NOTABLE NUMBER: 45. That's how many of master documentarian Frederick Wiseman's films are now digitized, with a touring retrospective coming this year and next to Paris, London and New York's Lincoln Center. The 94-year-old was in Cannes to screen the restored version of 1969's “Law and Order,” in which he observed the routines of Kansas City police officers.

LA CITATION DU JOUR: “There’s certainly other stories there. Mainly because we wrote, in order to tell the story of ‘Fury Road,’ we had to know the back story of Furiosa and Max in the year before. But I’ll definitely wait to see how this goes before we even think about that.” — Miller, at the press conference for “Furiosa.” A film about Mad Max in the year leading up to “Fury Road” has been written for some time. Now, we'll see how “Furiosa," which cost nearly $170 million to make, does when it arrives in theaters next week. The very well received Cannes bow (and a secured release date in China) should help.


Cannes properly kicked into high gear with a full slate of films and the high-wattage premiere of George Miller's “Furiosa: A Mad Max Saga.” The movie's afterparty by the beach was fittingly adorned with both sand and fire, but thankfully no War Boys. (Or is War Boyz?)

— The Cannes red carpet has the potential to mint a glamorous young star, and that was very much the case for Anya Taylor-Joy. She perfectly matched the moment at the “Furiosa” premiere, posing stylishly and playfully saluting her director. But as much has been made of Taylor-Joy inheriting the role from Charlize Theron, it's worth noting that for a substantial amount of the two-and-a-half-hour film, Furiosa is played as a child by a younger performer, Alyla Browne. And, she, too, is very good. So cheers for both Young Furiosa and Even Younger Furiosa.

— A few standout films premiered in different sections. In competition, Magnus von Horn’s “The Girl with the Needle” is an imposingly grim, expressionist black-and-white film about a heinous crime in post-WWI Denmark. It's bleak stuff, but the way the film reserves its most damning judgment for an uncaring society is impossible to shake. Another standout in Critics' Week: Jonathan Millet’s “Ghost Trail.” It's an engrossing, mournful detective story about exile, starring Adam Bessa — a strikingly potent screen presence — as a Syrian refugee hunting his former torturer in France.

— Something you might not know? The Cannes red carpet is replaced — or at least the main bit in the middle — every few days. Because it's been rainy, the first costume change was Wednesday. That's, undoubtedly, more often than many Cannes journalists clean their formal wear.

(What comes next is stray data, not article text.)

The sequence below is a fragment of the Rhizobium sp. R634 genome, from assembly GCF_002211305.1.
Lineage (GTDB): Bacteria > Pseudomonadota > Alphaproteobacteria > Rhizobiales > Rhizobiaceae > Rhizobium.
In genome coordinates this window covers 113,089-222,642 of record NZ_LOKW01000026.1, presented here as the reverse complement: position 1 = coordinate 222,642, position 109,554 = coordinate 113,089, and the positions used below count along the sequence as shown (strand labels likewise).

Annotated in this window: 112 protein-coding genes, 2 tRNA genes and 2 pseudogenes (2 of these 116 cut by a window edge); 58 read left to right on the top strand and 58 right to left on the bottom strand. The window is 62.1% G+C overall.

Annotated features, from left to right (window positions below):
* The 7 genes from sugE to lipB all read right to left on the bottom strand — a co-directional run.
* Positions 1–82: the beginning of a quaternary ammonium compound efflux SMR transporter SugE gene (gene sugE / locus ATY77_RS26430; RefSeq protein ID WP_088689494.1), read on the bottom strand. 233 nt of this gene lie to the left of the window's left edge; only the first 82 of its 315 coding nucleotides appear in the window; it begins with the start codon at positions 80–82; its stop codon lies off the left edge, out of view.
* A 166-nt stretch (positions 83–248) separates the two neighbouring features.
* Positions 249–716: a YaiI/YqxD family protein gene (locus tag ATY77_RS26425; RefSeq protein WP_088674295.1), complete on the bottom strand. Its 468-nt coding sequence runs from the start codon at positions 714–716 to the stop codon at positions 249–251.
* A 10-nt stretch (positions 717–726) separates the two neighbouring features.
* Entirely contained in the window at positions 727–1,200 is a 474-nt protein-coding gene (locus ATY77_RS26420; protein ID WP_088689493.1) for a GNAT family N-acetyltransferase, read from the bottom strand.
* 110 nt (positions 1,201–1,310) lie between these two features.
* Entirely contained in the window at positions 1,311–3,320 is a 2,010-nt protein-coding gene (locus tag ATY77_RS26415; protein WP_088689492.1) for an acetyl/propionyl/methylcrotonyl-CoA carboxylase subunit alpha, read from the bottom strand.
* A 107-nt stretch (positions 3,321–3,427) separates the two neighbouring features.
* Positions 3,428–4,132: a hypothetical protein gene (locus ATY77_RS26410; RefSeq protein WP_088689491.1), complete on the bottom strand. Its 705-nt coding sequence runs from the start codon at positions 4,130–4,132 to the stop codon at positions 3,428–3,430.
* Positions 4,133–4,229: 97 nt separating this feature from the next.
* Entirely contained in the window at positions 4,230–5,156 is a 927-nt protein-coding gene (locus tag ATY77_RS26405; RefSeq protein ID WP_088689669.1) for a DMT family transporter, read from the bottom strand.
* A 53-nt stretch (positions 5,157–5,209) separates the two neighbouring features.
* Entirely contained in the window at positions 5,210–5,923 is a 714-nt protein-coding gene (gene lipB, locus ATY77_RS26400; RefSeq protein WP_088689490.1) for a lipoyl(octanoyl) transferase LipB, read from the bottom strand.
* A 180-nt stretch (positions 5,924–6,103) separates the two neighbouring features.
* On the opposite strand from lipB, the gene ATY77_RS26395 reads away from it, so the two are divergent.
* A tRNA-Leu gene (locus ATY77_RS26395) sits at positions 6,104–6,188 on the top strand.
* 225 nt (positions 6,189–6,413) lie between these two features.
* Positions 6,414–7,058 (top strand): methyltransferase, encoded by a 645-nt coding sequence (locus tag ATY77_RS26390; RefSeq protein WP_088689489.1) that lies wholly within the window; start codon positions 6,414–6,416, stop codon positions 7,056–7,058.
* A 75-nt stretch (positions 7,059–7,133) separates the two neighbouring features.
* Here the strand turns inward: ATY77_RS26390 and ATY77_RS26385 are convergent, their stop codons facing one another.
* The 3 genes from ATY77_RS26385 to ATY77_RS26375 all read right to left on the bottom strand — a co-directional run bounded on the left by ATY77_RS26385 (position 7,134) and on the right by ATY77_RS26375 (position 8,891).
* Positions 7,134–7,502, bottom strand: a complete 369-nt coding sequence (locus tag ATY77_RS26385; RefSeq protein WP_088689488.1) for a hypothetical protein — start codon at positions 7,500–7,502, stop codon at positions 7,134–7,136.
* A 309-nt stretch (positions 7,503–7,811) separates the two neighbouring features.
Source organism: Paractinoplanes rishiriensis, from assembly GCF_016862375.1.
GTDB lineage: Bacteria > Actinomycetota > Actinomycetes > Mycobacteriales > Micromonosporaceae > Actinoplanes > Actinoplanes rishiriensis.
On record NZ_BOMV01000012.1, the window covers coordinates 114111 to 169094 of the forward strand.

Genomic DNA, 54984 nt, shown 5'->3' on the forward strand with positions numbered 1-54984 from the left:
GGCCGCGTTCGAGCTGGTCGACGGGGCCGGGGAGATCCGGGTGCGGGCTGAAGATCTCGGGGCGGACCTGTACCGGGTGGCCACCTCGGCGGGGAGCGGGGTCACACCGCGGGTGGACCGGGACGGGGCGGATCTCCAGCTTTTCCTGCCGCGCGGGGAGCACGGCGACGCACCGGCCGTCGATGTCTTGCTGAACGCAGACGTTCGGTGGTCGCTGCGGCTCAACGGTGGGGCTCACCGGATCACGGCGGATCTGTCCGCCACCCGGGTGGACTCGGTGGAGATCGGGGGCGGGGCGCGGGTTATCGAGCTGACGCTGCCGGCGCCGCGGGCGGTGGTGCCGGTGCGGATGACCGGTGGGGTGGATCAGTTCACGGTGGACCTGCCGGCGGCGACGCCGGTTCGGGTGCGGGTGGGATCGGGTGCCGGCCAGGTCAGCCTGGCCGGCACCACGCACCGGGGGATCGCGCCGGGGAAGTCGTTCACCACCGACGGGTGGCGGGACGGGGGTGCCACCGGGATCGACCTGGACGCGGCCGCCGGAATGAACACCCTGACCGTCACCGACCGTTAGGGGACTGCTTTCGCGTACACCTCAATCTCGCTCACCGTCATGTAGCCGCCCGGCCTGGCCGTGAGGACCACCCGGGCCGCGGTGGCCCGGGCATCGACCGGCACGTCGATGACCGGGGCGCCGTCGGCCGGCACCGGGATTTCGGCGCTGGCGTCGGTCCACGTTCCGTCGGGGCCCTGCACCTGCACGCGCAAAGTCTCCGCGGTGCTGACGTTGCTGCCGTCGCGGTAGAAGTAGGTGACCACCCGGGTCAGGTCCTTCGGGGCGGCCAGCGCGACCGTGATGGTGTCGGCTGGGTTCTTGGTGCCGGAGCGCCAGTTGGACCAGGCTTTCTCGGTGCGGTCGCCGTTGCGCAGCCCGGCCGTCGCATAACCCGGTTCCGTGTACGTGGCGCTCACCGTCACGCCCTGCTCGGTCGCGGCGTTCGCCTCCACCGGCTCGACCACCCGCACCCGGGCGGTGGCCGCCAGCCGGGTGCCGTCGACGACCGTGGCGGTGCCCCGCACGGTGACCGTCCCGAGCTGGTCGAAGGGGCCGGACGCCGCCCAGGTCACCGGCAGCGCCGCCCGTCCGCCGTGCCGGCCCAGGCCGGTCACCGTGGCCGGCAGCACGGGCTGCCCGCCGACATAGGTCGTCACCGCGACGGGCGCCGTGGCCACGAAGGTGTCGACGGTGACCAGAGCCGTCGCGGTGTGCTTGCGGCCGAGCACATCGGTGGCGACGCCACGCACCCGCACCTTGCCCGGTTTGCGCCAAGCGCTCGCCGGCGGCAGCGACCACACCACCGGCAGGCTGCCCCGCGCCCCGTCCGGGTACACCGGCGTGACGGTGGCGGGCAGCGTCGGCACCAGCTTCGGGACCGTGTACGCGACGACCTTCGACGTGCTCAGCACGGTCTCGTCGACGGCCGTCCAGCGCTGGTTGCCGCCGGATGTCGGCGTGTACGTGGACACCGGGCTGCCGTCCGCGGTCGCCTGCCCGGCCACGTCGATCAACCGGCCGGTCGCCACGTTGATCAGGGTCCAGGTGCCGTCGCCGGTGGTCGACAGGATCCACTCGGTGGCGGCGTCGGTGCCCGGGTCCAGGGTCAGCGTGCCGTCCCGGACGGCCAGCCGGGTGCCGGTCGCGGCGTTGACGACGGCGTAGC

NOTABLE NUMBER: 6. No, 7. Nope, 8. Those were the trade report counts for the length of the standing ovation for “Furiosa.” This whole enterprise is a bunch of manipulated stagecraft and best dismissed as any kind of real metric. But if we're going to do this, let's at least get an official stopwatch.

LA CITATION DU JOUR: “For me, it’s quite a bizarre time. There’s so much hate and weird fantasies projected at me. People are looking at me like I’m a radioactive thing.” — Judith Godrèche, the actor at the center of Cannes' belated #MeToo movement, who premiered her short “Moi Aussi.”


Opening day in Cannes is relatively calm and straightforward, as far as Cannes days go. Just one movie premieres. Under gloomy skies, Cannes kicked off with “The Second Act,” a French comedy about a group of actors filming a movie directed by artificial intelligence. Meryl Streep was given an honorary Palme d'Or. And the jury headed by Greta Gerwig was introduced.

— Cannes opening ceremonies are brief but singularly surreal. After a clip reel, Gerwig was serenaded with David Bowie's “Modern Love” by Zaho de Sagazan, an homage to Gerwig's “Frances Ha.” As the singer made her way from the audience to the stage, Gerwig seemed to be choking back both laughter and tears.

Last year’s Cannes is talked about with hushed tones because of how good it was — for the terrific lineup and for the post-Cannes success of some films. That made Messi, the dog from last year's Palme winner “Anatomy of a Fall," an especially welcome presence on the red carpet. The border collie, who's been enlisted to shoot daily videos for French TV, frolicked up and down the carpet ahead of the opening ceremony. Cannes has strict rules about formal attire — women without heels were once turned away. But Messi went bare paws.

— It's been just over two months since the Oscars, but Gerwig wasn't the only one stepping back into the spotlight. A fellow juror is best actress nomineeLily Gladstone, who said of the Cannes invite: "I thought I just got over my imposter syndrome last year."

NOTABLE NUMBER: Zero. The amount of times Messi soiled the red carpet.

LA CITATION DU JOUR: “My mother, who is usually right about everything, said to me: ‘Meryl, my darling, you’ll see. It all goes so fast. So fast.’ And it has, and it does. Except for my speech, which is too long.” — Meryl Streep


Come back here for more from Cannes throughout the festival, and find more AP coverage at